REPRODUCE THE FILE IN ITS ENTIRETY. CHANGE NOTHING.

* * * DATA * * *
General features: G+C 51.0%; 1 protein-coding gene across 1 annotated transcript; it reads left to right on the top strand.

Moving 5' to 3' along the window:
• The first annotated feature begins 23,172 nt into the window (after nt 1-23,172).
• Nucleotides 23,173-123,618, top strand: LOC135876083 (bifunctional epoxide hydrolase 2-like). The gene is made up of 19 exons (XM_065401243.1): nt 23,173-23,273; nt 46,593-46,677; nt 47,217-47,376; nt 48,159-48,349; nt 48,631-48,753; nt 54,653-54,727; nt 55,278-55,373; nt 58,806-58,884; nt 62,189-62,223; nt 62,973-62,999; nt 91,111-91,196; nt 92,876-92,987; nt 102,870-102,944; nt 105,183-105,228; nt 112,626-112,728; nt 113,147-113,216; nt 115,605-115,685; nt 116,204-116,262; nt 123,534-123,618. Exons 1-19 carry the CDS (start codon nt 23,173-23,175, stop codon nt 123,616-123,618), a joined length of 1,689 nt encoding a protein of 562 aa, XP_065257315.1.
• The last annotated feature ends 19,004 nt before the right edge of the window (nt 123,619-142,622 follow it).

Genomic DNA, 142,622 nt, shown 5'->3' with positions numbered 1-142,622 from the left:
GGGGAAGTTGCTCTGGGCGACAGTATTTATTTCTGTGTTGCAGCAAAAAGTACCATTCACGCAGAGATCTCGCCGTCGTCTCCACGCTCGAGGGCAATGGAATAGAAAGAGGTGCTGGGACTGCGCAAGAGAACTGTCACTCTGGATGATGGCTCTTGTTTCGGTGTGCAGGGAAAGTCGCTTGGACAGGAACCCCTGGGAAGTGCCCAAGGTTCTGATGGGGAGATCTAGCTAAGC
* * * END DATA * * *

General features: G+C 51.0%; 1 protein-coding gene across 1 annotated transcript; it reads left to right on the top strand.

Moving 5' to 3' along the window:
• The first annotated feature begins 23,172 nt into the window (after nt 1-23,172).
• Nucleotides 23,173-123,618, top strand: LOC135876083 (bifunctional epoxide hydrolase 2-like). The gene is made up of 19 exons (XM_065401243.1): nt 23,173-23,273; nt 46,593-46,677; nt 47,217-47,376; nt 48,159-48,349; nt 48,631-48,753; nt 54,653-54,727; nt 55,278-55,373; nt 58,806-58,884; nt 62,189-62,223; nt 62,973-62,999; nt 91,111-91,196; nt 92,876-92,987; nt 102,870-102,944; nt 105,183-105,228; nt 112,626-112,728; nt 113,147-113,216; nt 115,605-115,685; nt 116,204-116,262; nt 123,534-123,618. Exons 1-19 carry the CDS (start codon nt 23,173-23,175, stop codon nt 123,616-123,618), a joined length of 1,689 nt encoding a protein of 562 aa, XP_065257315.1.
• The last annotated feature ends 19,004 nt before the right edge of the window (nt 123,619-142,622 follow it).

Genomic DNA, 142,622 nt, shown 5'->3' with positions numbered 1-142,622 from the left:
GGGGAAGTTGCTCTGGGCGACAGTATTTATTTCTGTGTTGCAGCAAAAAGTACCATTCACGCAGAGATCTCGCCGTCGTCTCCACGCTCGAGGGCAATGGAATAGAAAGAGGTGCTGGGACTGCGCAAGAGAACTGTCACTCTGGATGATGGCTCTTGTTTCGGTGTGCAGGGAAAGTCGCTTGGACAGGAACCCCTGGGAAGTGCCCAAGGTTCTGATGGGGAGATCTAGCTAAGC